Award Winner Dana Sellers Reflects on Lessons Learned over 30+ Years

By Arika Lycan, Specialist, CHIME Foundation

Dana Sellers, co-founder and retired CEO of Encore Health Resources, has had quite an impressive role in the industry over her healthcare IT career, serving as president and COO of Healthlink, a partner at IBM’s Global Business Services, and then as Encore’s founder and CEO since its inception in 2009. In over 30 years of leadership in healthcare IT, Sellers has overseen and supported projects and relationships through which many plans and hopes for the world of healthcare IT have come to fruition.

Her dedication to healthcare IT and her leadership recently earned her the CHIME Foundation Industry Leader Award.

Dana Sellers, Co-Founder & retired CEO, Encore Health Resources

Dana Sellers, Co-Founder & retired CEO, Encore Health Resources

Sellers’ passion for the healthcare industry can be seen in her tireless efforts to bring together providers, payers and other organizations to improve the system from the inside out. Her peers characterize her as a “key contributor and leader in healthcare,” highlighting her ability to strategize and turn “critical needs into productive services that have helped thousands in healthcare IT.”

The value of Seller’s experience is clear when speaking with her; she has gained a great deal of insight and perspective from her time in the industry. Reflecting on the health IT field, the biggest change she has seen during her 30-plus year tenure has been, “the ability to access and use information effectively to give patients smarter and safer treatment.” Even in the last 10-15 years, the benefit of thoughtfully applied technologies and solutions has made itself evident time and time again.

In an interview, the Texas native reflected on the then-recent Hurricane Harvey disaster in Texas and the drastic improvements that healthcare IT technology and systems have made for emergency/crisis care in the last decade and a half. After Katrina hit Louisiana in 2004, many people flocked to the Houston area with no records or health information to share as they sought treatment. This resulted in patients, under great stress, trying to recall and relate their care needs to physicians and care teams, which could result in less-accurate care.

Comparing the events of Hurricane Katrina with the recent response to Harvey, she pointed out the stark contrast. The Houston area saw over 50 inches of rain and extreme flooding. In the aftermath of the storm, a clinic quickly set up in the Astros baseball stadium was able to provide a full range of care. Physicians and staff could (with consent) access patient records from other cities and health systems, enabling them to give better, more accurate care.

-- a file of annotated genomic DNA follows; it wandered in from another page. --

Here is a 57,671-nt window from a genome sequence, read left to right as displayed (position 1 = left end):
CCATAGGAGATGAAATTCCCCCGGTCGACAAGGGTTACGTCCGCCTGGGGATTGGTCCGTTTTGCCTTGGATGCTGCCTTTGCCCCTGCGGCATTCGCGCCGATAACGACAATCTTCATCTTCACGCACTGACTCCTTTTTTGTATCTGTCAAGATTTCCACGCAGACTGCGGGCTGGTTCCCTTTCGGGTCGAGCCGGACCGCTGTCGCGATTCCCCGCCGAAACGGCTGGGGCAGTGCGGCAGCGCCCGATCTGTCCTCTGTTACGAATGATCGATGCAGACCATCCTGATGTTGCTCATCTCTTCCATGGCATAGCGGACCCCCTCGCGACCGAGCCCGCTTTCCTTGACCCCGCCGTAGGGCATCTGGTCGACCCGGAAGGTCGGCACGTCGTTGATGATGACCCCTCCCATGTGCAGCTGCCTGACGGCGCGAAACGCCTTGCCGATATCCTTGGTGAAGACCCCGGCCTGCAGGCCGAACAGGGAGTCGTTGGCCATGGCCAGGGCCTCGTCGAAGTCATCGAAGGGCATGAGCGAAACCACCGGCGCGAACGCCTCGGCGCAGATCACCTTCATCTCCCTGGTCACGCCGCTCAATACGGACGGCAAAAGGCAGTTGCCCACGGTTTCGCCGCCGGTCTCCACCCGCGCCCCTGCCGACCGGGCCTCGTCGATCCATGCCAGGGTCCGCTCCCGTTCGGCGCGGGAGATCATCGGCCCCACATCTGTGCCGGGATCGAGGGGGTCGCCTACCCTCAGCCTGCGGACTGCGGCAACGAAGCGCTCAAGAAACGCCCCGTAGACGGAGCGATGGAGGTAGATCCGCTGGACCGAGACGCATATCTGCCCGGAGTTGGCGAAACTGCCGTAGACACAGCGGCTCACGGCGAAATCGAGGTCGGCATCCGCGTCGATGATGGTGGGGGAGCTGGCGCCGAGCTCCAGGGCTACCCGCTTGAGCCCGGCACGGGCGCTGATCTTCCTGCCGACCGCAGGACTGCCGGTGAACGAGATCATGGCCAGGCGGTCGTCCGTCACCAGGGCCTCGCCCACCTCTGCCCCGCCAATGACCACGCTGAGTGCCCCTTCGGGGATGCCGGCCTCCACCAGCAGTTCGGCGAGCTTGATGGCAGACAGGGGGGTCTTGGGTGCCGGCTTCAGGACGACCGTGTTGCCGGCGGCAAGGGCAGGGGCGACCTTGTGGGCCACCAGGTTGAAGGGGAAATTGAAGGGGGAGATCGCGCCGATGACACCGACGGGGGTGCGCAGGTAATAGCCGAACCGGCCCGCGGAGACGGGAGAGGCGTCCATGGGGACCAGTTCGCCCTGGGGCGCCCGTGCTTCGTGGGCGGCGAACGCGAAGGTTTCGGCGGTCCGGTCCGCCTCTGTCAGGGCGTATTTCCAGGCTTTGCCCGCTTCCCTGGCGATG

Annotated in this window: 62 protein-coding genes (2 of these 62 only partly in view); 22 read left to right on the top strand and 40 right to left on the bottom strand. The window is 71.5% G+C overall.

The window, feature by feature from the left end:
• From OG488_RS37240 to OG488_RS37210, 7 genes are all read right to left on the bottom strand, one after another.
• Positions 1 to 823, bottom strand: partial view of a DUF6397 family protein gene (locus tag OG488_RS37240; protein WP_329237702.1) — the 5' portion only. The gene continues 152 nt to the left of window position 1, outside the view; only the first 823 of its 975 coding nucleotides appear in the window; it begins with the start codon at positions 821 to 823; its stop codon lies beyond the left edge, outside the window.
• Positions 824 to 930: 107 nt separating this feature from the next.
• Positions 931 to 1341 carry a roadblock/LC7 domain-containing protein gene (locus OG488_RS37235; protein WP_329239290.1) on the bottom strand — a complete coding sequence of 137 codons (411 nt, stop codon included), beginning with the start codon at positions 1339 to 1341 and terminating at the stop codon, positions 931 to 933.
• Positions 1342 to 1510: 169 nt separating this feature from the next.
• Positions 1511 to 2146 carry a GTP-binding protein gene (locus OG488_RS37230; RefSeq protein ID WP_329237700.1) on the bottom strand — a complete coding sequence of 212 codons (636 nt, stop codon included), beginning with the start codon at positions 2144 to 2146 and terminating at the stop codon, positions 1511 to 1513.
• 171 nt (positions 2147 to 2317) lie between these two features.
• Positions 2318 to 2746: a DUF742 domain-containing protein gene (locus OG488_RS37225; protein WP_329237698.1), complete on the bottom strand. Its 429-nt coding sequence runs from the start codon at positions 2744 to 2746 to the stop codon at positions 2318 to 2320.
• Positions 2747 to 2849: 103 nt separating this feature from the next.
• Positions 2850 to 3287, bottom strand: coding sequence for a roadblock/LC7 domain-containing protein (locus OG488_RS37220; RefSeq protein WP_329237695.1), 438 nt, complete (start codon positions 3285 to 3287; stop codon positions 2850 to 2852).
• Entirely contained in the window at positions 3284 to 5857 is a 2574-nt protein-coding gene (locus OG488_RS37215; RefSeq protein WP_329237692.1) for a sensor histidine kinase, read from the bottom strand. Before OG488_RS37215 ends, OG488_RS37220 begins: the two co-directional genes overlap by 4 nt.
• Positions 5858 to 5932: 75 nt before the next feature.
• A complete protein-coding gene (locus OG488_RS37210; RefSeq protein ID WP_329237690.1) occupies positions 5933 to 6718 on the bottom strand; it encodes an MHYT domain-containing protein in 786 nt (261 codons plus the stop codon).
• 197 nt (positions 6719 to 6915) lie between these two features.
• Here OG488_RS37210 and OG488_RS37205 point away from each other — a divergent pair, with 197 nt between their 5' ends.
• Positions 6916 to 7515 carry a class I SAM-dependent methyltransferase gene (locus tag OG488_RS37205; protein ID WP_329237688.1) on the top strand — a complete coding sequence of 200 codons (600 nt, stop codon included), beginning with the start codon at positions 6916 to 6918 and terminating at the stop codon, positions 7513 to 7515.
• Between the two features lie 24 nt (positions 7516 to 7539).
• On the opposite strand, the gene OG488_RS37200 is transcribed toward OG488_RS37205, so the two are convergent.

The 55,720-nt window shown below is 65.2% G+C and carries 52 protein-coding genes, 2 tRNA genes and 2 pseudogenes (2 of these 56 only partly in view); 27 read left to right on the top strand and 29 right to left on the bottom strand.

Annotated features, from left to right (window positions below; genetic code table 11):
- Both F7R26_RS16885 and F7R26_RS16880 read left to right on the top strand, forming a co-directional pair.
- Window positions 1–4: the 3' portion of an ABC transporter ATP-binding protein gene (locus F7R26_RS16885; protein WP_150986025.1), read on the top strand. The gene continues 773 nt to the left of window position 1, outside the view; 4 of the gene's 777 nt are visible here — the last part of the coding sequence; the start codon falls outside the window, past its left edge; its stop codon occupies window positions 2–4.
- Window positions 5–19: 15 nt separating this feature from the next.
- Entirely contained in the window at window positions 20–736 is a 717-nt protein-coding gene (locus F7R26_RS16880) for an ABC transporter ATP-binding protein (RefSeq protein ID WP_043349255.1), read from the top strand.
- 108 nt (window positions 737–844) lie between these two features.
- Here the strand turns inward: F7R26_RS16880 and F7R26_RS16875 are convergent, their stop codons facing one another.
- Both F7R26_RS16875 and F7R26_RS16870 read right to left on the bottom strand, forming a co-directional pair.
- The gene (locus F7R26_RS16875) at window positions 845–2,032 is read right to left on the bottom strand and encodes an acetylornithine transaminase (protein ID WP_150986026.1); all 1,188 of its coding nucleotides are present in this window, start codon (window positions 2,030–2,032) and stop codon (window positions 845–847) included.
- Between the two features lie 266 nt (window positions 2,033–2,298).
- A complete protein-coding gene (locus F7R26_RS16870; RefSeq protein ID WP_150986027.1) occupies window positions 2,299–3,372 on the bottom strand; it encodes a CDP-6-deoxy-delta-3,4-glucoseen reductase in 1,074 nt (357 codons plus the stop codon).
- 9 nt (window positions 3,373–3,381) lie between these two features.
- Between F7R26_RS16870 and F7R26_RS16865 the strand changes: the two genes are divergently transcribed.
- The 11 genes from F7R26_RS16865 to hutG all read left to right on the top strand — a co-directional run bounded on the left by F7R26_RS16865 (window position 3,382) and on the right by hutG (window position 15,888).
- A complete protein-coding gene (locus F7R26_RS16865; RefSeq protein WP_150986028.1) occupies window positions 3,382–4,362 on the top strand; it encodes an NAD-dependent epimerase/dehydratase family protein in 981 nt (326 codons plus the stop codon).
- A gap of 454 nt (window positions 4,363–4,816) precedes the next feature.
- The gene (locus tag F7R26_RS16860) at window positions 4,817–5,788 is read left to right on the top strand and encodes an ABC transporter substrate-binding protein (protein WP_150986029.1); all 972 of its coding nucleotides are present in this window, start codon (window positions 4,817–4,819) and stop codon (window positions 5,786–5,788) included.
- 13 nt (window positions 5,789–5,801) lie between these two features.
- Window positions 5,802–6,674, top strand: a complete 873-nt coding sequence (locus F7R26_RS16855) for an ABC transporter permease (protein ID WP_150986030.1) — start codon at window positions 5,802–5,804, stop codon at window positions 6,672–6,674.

The impact of Sellers’ past partnerships can still be felt today. A great “full-circle” personal story that Sellers shared dates to a project back in 1992 when IMG, (who then transitioned to Healthlink) partnered with Texas Children’s Hospital in Houston. This was before the terms “EMR” and “EHR” existed, and they were just called “Clinical Systems.” Texas Children’s asked for Healthlink’s support to create a vision for collecting and storing client data. What would this system look like? How would it be implemented? How would it help their clients?

Sellers and her team did industry research. They held focus groups with doctors and patients. They had many talks with administrators and the Texas Children’s team, and put together a vision.

Fast forward 20 or so years, to when her granddaughter was born at Texas Children’s in 2015. Sellers expressed how surreal it was, to have a personal experience with the hospital, and to see that, “the picture we painted came true, and it was better than any of us imagined.”

Looking into her crystal ball to see the future of the industry, Sellers anticipates that two big hurdles will be improving the ways in which data is shared and the sharing capability in general between organizations and across communities, and accurate patient matching. Additionally, she sees that there is still a great disparity in data standards and the way data is captured. This means, “an opportunity to use clinical data — to learn from it and change practice and … we are just at the beginning of our capability here.”

Since retiring in June 2017 from Encore, Sellers has been enjoying her newfound free time. Sellers, who lives in Austin, is able see a lot more of her husband, as well as her son, daughter-in-law and her 2-year-old granddaughter. She still has a hand in the healthcare IT realm; she serves on the emids board and the HIE Greater Houston HealthConnect board.

Sellers was presented with the CHIME Foundation Industry Leader Award on Nov. 2 at the CHIME17 Fall CIO Forum. On winning the award, she remarked, “I’m really just a small part of the work that has taken place. It’s truly a tribute to my team and the providers we have worked with and their dedication, and I hope I played a small part in that.” The Industry Leader Award is an honor of which she is truly deserving.

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